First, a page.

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St. Louis high school group is helping NASA solve a pesky problem on the moon

Thanks to a recent victory in a NASA student contest, Astral Orbit will meet its mission of going to space.
Credit: Marquette High School
Marquette High School's Astral Orbit rocketry team.

CHESTERFIELD, Mo. — As an eighth grader at Rockwood School District’s Crestview Middle School, Ben Cook in 2018 created rocketry club Astral Orbit. He and his fellow classmates had a bold mission for their newly created student group: They wanted to launch a rocket into space. 

Four years later and now students at Marquette High School in Chesterfield, Cook and fellow Astral Orbit leader Alex Chen joke their goal of building their own rocket and flying into space might have been a bit too ambitious.

“We realized that wasn’t going to happen because it’s way too difficult,” said Cook, a senior at Marquette and founder and captain of Astral Orbit. 

However, thanks to a recent victory in a NASA student contest, Astral Orbit will meet its mission of going to space.

“It kind of goes full circle, which is crazy for us,” said Cook. 

In January, Astral Orbit was named one of 57 winners across the nation in the inaugural NASA TechRise Student Challenge, a newly created contest for emerging and science, technology, engineering, and mathematics talent. The contest, which was open to teams and school groups in sixth to 12th grade, received applications from about 600 teams. The winning teams receive funding and assistance to their proposed projects, which will “autonomously operate and collect data” by being launched on a suborbital rocket or high-altitude balloon.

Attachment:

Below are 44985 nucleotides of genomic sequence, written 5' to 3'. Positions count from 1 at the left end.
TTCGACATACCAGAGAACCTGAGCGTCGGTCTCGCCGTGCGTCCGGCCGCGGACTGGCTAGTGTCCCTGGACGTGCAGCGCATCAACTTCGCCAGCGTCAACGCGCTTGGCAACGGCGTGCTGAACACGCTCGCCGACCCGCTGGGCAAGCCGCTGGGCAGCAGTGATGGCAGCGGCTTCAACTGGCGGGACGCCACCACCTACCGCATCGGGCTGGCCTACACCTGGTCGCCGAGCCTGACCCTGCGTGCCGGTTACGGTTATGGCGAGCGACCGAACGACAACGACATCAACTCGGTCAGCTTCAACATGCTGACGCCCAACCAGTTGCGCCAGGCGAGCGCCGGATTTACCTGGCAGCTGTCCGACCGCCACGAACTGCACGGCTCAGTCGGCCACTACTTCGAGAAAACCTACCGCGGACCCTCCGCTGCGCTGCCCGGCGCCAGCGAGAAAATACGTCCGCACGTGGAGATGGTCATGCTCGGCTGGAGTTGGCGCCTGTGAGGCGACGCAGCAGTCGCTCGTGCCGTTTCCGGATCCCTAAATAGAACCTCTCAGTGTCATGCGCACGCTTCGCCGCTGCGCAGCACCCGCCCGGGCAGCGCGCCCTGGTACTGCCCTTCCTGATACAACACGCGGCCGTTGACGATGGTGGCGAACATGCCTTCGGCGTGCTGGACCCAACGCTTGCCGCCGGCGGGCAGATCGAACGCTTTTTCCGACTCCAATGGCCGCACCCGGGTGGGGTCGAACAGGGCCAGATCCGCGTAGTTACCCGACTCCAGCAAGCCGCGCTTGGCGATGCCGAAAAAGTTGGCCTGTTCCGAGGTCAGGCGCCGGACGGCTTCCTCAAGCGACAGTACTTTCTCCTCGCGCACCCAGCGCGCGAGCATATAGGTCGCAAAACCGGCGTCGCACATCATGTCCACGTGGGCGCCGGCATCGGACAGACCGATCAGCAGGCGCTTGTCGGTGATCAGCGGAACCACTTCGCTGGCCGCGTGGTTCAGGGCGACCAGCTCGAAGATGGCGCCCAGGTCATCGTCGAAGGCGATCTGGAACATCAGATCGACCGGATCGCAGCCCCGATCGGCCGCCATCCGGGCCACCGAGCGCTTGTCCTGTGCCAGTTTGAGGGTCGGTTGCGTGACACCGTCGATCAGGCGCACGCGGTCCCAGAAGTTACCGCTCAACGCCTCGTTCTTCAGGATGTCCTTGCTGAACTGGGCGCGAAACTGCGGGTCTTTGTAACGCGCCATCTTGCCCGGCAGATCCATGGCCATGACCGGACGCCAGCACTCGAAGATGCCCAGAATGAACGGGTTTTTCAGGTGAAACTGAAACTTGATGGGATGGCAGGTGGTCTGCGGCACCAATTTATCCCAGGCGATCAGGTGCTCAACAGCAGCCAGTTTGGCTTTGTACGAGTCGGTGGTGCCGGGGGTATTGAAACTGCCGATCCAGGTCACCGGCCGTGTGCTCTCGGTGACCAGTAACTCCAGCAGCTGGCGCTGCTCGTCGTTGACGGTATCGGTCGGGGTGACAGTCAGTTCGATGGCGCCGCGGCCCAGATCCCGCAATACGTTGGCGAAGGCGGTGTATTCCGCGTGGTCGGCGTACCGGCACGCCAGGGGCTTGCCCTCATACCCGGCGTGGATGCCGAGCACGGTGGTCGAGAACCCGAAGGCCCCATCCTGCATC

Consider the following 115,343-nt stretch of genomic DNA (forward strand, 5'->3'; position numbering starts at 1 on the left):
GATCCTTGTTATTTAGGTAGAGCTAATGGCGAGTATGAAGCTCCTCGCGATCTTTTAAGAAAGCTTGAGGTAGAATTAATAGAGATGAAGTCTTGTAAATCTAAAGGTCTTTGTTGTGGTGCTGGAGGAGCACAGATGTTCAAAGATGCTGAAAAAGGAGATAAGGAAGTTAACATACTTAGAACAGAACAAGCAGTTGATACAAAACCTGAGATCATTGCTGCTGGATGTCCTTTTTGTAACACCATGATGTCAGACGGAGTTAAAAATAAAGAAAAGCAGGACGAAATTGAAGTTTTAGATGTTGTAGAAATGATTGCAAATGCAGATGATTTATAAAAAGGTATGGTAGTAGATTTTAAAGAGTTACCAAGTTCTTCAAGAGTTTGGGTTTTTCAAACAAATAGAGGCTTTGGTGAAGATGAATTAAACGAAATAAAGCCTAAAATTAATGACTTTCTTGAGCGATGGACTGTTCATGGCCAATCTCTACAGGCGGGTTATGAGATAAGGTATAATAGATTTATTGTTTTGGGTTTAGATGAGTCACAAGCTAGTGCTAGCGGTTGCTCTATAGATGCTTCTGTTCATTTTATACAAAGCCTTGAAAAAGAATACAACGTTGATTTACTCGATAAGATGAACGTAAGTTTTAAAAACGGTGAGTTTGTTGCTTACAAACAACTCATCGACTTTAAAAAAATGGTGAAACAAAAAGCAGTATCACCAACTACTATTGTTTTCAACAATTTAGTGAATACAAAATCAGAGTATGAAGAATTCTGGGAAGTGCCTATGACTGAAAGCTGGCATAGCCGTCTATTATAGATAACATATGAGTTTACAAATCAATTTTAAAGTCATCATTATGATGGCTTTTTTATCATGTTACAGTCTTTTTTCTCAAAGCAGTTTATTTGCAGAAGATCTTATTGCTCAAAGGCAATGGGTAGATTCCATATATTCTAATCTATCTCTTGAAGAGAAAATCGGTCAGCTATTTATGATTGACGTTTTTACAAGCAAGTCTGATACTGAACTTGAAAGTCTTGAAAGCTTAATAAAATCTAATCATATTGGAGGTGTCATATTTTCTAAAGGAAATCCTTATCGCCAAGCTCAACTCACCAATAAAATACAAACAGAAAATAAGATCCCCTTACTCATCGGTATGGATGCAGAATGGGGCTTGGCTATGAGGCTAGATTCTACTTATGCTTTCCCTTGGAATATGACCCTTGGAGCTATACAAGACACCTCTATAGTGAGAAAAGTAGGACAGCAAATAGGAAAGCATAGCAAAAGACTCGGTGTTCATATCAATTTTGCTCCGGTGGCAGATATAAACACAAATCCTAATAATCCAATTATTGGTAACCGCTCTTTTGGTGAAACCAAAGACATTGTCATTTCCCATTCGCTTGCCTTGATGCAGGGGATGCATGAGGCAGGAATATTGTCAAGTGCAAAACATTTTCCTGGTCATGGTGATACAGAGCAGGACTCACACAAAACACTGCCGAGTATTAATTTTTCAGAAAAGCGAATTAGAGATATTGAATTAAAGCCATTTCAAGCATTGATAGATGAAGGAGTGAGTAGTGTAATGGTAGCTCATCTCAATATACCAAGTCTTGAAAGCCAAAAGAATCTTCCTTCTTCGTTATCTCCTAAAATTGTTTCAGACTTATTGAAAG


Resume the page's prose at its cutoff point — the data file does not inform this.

For Astral Orbit, the NASA TechRise Student Challenge is the latest rocketry contest it has competed in since its launch in 2018. It has also participated in The American Rocketry Challenge (TARC), which bills itself as the largest student rocketry contest globally. In 2021, Astral Orbit qualified for the national finals of the TARC contest. Chen, a junior at Marquette, said the student group decided to apply for the NASA TechRise Student Challenge after it stumbled upon information online about the competition.

“Essentially, we saw it and immediately were like ‘yeah, we could do this,’” said Chen, who is projects director, code lead and webmaster of Astral Orbit.

Astral Orbit submitted three entries for the contest and its winning proposal involves constructing a satellite to study regolith, or lunar dust, under microgravity conditions. Astral Orbit said NASA’s plan to return to the moon makes it “essential we understand how lunar dust interacts with human health and man-made machines so we can design systems to protect our astronauts and machinery.” Media reports have spotlighted lunar dust as a complication of operating on the moon, with an article from space news website space.com saying the dust is “abrasive and gets into everything.”

Read the full story on the St. Louis Business Journal website.

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